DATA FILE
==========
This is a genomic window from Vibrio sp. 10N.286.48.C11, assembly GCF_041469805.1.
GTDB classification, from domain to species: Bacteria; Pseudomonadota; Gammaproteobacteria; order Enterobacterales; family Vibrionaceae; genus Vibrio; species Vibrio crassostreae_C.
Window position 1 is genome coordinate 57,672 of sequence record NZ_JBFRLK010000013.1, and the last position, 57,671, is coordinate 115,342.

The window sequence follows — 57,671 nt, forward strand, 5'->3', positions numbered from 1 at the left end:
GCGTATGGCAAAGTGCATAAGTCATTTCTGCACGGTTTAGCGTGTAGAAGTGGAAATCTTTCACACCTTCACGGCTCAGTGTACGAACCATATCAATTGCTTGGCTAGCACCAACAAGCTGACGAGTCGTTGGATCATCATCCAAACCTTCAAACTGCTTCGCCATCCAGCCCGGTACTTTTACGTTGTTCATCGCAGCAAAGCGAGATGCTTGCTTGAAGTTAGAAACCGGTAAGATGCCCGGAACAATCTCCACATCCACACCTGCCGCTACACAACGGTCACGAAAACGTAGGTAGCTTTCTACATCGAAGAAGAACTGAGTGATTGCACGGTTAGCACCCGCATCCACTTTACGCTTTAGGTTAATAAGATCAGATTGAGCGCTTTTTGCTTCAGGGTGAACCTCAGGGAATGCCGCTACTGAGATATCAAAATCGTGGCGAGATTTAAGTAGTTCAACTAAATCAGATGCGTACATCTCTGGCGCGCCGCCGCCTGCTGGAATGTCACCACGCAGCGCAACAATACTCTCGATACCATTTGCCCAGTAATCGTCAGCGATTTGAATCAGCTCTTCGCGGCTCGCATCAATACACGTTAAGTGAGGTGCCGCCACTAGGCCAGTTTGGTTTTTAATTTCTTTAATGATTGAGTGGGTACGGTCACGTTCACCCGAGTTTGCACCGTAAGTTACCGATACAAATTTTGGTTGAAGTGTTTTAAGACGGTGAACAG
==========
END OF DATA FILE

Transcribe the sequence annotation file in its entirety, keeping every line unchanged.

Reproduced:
This is a genomic window from Vibrio sp. 10N.286.48.C11, assembly GCF_041469805.1.
GTDB classification, from domain to species: Bacteria; Pseudomonadota; Gammaproteobacteria; order Enterobacterales; family Vibrionaceae; genus Vibrio; species Vibrio crassostreae_C.
Window position 1 is genome coordinate 57,672 of sequence record NZ_JBFRLK010000013.1, and the last position, 57,671, is coordinate 115,342.

The window sequence follows — 57,671 nt, forward strand, 5'->3', positions numbered from 1 at the left end:
GCGTATGGCAAAGTGCATAAGTCATTTCTGCACGGTTTAGCGTGTAGAAGTGGAAATCTTTCACACCTTCACGGCTCAGTGTACGAACCATATCAATTGCTTGGCTAGCACCAACAAGCTGACGAGTCGTTGGATCATCATCCAAACCTTCAAACTGCTTCGCCATCCAGCCCGGTACTTTTACGTTGTTCATCGCAGCAAAGCGAGATGCTTGCTTGAAGTTAGAAACCGGTAAGATGCCCGGAACAATCTCCACATCCACACCTGCCGCTACACAACGGTCACGAAAACGTAGGTAGCTTTCTACATCGAAGAAGAACTGAGTGATTGCACGGTTAGCACCCGCATCCACTTTACGCTTTAGGTTAATAAGATCAGATTGAGCGCTTTTTGCTTCAGGGTGAACCTCAGGGAATGCCGCTACTGAGATATCAAAATCGTGGCGAGATTTAAGTAGTTCAACTAAATCAGATGCGTACATCTCTGGCGCGCCGCCGCCTGCTGGAATGTCACCACGCAGCGCAACAATACTCTCGATACCATTTGCCCAGTAATCGTCAGCGATTTGAATCAGCTCTTCGCGGCTCGCATCAATACACGTTAAGTGAGGTGCCGCCACTAGGCCAGTTTGGTTTTTAATTTCTTTAATGATTGAGTGGGTACGGTCACGTTCACCCGAGTTTGCACCGTAAGTTACCGATACAAATTTTGGTTGAAGTGTTTTAAGACGGTGAACAG